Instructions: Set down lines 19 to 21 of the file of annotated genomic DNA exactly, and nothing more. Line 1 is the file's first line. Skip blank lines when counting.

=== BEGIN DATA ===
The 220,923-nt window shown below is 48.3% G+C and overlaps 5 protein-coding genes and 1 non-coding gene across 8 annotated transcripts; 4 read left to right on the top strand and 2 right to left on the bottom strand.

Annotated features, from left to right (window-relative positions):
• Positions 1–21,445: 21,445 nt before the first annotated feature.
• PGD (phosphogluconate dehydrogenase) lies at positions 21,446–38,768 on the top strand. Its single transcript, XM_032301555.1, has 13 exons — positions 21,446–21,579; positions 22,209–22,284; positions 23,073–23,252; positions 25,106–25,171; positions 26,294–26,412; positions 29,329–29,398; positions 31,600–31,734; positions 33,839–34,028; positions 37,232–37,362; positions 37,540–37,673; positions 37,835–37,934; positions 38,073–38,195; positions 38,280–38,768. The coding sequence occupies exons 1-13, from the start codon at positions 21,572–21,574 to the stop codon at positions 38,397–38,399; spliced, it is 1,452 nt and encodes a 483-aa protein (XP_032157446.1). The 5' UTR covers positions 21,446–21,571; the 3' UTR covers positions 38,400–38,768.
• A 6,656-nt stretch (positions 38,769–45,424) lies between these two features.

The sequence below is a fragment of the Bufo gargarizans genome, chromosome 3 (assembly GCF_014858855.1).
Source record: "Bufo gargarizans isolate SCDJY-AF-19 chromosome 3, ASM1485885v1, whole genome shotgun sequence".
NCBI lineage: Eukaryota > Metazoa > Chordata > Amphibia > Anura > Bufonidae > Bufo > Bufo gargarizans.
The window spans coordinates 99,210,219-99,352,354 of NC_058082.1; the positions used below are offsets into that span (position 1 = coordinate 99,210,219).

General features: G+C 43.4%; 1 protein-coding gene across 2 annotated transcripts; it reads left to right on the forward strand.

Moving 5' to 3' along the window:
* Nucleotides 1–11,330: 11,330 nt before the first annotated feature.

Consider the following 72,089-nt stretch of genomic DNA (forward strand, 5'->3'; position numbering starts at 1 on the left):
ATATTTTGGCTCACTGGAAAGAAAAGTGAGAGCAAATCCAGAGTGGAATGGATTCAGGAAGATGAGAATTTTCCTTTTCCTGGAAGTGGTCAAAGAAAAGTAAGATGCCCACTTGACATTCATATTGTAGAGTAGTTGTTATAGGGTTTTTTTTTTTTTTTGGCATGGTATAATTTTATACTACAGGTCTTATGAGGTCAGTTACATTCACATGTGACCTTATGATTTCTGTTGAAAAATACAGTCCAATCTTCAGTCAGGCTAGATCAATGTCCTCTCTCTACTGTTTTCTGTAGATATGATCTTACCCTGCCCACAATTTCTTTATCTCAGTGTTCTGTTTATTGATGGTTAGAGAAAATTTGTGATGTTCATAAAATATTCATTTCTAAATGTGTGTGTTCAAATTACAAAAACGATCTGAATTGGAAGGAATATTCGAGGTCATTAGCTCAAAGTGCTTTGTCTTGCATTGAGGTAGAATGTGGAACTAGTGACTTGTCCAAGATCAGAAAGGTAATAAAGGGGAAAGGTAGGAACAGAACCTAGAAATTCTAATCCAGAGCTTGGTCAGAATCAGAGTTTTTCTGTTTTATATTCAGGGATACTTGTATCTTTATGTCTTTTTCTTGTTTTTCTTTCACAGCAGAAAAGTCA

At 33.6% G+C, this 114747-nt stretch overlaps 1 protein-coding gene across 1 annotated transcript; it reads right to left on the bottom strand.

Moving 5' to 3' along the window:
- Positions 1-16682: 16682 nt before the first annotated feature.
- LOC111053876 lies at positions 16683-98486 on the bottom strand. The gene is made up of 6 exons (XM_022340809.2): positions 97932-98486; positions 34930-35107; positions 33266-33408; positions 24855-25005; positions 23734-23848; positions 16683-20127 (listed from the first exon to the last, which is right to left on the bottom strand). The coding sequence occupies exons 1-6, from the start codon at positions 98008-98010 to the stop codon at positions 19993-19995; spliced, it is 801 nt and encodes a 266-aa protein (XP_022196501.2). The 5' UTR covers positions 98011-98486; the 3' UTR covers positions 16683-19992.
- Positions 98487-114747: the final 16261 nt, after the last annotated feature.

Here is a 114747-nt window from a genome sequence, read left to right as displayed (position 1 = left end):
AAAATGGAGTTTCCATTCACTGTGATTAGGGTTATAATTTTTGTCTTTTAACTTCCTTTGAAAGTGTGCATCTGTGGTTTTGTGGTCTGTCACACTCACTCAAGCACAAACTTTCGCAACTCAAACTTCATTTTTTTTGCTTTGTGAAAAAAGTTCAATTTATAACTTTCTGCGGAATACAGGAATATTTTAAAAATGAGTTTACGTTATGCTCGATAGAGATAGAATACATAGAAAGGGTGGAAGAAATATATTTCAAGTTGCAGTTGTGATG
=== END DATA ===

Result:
- Positions 98487-114747: the final 16261 nt, after the last annotated feature.

Here is a 114747-nt window from a genome sequence, read left to right as displayed (position 1 = left end):
AAAATGGAGTTTCCATTCACTGTGATTAGGGTTATAATTTTTGTCTTTTAACTTCCTTTGAAAGTGTGCATCTGTGGTTTTGTGGTCTGTCACACTCACTCAAGCACAAACTTTCGCAACTCAAACTTCATTTTTTTTGCTTTGTGAAAAAAGTTCAATTTATAACTTTCTGCGGAATACAGGAATATTTTAAAAATGAGTTTACGTTATGCTCGATAGAGATAGAATACATAGAAAGGGTGGAAGAAATATATTTCAAGTTGCAGTTGTGATG